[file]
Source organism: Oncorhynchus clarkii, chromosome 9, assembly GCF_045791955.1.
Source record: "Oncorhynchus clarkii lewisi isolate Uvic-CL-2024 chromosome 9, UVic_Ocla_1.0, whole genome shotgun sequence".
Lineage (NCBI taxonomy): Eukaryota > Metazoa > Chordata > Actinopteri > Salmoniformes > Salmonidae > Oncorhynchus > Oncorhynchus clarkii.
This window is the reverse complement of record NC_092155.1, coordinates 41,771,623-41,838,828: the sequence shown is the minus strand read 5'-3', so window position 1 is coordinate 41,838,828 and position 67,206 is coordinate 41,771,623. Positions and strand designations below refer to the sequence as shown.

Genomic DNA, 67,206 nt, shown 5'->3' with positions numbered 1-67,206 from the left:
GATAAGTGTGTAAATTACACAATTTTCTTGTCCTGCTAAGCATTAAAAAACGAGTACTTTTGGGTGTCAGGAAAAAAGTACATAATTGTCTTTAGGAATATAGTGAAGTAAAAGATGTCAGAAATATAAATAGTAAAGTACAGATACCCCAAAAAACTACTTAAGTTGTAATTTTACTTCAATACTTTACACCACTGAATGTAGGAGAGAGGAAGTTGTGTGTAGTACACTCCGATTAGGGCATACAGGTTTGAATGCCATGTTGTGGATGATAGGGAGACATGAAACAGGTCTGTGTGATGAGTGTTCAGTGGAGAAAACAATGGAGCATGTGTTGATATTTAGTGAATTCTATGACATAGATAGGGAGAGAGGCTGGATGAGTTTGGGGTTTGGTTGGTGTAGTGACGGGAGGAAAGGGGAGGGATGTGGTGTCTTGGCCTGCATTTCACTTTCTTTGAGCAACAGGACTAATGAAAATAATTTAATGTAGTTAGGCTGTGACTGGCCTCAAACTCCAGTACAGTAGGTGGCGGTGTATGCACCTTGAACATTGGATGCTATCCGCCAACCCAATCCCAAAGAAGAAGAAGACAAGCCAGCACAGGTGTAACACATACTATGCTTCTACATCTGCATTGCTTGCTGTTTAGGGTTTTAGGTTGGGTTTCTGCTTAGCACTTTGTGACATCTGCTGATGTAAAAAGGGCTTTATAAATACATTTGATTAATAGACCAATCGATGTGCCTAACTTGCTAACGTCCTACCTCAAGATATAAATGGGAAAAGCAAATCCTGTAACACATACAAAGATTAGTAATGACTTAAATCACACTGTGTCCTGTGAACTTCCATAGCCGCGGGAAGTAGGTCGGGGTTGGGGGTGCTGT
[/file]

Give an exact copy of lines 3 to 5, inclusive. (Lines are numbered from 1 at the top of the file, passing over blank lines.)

Lineage (NCBI taxonomy): Eukaryota > Metazoa > Chordata > Actinopteri > Salmoniformes > Salmonidae > Oncorhynchus > Oncorhynchus clarkii.
This window is the reverse complement of record NC_092155.1, coordinates 41,771,623-41,838,828: the sequence shown is the minus strand read 5'-3', so window position 1 is coordinate 41,838,828 and position 67,206 is coordinate 41,771,623. Positions and strand designations below refer to the sequence as shown.

Genomic DNA, 67,206 nt, shown 5'->3' with positions numbered 1-67,206 from the left: